The trap that Roswell Rudd and musicians like him have fallen into is that they play jazz that does not fit neatly into a category. After free and fusion (two other terms that have worn out their welcome), critics ran out of categories and became lazy. Rather than just saying that Rudd was a jazz musician, they felt obligated to put another adjective in front of jazz to save themselves from having to explain the music he was making. Genre names are abstractions and are sometimes handy for generalizing what a musician is doing. Unfortunately, once you use a term experimental or avant garde or modern, you've backed yourself into a corner. If you don't come up with a new genre name quickly, you end up with the sort of nonsense that Rudd has to deal with.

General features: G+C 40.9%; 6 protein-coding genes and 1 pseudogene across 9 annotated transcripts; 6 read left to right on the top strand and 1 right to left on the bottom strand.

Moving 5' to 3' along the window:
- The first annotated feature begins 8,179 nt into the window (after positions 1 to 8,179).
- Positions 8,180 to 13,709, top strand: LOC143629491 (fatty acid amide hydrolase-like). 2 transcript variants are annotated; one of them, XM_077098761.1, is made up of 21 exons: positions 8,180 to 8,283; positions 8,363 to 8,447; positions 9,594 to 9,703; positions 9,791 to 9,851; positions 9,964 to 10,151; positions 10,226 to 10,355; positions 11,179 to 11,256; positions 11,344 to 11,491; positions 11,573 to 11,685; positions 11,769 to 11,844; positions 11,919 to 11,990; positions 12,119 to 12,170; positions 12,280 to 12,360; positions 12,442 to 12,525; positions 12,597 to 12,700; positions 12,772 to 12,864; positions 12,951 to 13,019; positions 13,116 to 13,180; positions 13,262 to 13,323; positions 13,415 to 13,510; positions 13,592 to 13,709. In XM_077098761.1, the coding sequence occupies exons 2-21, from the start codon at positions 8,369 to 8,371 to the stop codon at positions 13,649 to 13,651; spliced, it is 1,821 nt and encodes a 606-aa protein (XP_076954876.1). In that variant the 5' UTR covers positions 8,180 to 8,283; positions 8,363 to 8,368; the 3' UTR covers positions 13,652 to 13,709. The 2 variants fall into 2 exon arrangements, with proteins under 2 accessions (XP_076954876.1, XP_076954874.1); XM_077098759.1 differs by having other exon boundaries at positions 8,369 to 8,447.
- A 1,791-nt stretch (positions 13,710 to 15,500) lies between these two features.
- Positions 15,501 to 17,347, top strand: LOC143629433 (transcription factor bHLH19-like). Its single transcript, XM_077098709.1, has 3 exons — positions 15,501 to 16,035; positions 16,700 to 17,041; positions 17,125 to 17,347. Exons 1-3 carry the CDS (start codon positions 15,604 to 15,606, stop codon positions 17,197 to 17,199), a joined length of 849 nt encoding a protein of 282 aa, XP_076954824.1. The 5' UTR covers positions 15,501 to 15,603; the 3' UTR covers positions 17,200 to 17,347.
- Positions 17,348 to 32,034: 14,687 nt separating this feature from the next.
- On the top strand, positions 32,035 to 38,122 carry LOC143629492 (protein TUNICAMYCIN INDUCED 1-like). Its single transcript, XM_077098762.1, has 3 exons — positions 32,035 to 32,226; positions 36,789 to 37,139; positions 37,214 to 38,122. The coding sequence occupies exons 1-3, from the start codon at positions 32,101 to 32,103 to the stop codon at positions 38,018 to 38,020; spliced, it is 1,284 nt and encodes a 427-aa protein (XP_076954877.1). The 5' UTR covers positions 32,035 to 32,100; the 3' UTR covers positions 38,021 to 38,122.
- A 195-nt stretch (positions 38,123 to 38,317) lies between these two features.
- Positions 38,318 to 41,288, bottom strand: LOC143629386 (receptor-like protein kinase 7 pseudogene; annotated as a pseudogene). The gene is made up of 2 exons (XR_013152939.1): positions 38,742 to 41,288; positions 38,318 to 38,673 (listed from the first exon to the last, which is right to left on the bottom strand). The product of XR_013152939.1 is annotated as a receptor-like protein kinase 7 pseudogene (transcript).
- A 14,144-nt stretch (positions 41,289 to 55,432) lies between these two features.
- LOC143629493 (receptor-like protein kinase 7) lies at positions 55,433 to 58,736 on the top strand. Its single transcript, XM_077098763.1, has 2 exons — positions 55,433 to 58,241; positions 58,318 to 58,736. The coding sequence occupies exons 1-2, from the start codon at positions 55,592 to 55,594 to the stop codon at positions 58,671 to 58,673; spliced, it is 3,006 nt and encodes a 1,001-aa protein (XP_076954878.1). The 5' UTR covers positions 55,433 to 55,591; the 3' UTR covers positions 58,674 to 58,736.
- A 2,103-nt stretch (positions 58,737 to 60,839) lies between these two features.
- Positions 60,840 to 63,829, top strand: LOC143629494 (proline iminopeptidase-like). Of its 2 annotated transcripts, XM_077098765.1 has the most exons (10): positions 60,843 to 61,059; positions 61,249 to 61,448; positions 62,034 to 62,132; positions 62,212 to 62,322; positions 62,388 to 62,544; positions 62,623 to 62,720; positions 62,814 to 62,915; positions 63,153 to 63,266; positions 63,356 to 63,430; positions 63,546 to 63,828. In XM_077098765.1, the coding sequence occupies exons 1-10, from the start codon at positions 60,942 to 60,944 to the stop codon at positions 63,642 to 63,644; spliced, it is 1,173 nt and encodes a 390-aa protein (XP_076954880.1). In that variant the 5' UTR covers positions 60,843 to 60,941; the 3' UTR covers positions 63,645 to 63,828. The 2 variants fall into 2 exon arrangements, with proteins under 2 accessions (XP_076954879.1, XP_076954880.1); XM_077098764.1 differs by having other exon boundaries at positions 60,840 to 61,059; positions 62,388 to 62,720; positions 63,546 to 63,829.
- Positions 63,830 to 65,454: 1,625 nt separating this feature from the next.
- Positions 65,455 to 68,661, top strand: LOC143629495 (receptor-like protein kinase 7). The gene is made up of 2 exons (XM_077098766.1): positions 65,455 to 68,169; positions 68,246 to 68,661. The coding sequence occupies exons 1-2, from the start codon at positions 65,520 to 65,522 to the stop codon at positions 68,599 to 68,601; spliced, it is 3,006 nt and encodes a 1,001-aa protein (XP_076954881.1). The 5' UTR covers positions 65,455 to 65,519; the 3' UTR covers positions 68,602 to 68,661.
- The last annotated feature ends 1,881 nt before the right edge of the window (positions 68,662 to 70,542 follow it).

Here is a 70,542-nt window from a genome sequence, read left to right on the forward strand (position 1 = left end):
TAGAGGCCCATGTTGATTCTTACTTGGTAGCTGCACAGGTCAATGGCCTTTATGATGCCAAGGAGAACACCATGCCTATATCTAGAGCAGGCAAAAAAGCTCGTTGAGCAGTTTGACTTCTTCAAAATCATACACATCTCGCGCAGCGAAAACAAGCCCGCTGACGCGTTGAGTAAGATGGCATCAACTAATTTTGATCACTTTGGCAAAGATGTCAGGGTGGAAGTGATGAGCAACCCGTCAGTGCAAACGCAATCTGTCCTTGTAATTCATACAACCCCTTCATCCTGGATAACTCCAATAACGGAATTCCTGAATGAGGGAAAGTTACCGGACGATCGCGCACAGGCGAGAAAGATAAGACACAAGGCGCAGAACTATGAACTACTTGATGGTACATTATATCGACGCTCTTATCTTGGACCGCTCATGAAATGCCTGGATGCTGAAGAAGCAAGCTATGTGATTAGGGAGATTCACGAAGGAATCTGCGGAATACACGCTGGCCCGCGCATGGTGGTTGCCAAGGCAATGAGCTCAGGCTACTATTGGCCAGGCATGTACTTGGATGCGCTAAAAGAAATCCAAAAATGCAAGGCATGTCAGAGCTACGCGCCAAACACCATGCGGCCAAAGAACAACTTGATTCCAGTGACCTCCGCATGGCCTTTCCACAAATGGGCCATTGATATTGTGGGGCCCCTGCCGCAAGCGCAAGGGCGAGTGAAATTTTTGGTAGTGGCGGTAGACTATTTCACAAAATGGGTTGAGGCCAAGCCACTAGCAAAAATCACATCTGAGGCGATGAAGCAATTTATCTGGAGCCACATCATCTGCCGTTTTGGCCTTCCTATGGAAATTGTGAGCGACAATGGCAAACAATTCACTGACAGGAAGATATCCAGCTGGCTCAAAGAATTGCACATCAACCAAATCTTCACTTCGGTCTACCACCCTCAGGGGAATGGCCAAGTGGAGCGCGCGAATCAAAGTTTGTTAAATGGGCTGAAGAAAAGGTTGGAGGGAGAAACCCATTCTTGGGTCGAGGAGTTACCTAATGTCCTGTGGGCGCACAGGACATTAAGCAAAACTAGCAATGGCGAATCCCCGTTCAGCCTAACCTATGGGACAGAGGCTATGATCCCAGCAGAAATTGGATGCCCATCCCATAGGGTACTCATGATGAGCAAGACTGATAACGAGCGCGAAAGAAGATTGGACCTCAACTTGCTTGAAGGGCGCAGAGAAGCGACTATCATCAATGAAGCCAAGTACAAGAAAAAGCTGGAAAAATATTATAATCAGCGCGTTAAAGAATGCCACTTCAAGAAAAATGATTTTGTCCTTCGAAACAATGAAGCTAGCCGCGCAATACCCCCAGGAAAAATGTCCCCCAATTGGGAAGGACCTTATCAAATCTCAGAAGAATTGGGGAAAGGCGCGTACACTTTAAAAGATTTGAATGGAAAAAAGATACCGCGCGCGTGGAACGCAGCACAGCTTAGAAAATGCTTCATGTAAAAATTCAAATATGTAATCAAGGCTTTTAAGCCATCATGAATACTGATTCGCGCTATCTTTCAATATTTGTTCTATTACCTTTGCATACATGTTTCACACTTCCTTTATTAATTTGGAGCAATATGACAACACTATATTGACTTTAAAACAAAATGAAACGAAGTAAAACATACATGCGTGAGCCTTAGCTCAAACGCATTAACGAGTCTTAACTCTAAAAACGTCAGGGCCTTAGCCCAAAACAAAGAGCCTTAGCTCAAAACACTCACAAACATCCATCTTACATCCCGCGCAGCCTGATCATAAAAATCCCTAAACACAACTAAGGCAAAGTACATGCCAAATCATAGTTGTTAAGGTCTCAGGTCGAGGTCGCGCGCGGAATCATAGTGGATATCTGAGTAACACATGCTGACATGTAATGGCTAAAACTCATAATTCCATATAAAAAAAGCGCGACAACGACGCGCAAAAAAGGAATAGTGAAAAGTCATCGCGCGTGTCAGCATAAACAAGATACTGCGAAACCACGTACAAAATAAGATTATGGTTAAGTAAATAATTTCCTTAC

The nice thing about bop and swing and cool, is there was an imaginary demarcation of time in which innovative musicians no longer played those kinds of music. Musicians that crossed those era demarcation lines (like Miles, for instance), weren't saddled with being just bop or cool musicians. Unfortunately, avant garde is a term that is always with you. It has no era demarcation. Once you've been tagged an avant garde musician, you have no place to go but down.
Reality is that which, when you stop believing in it, doesn't go away. - Philip K Dick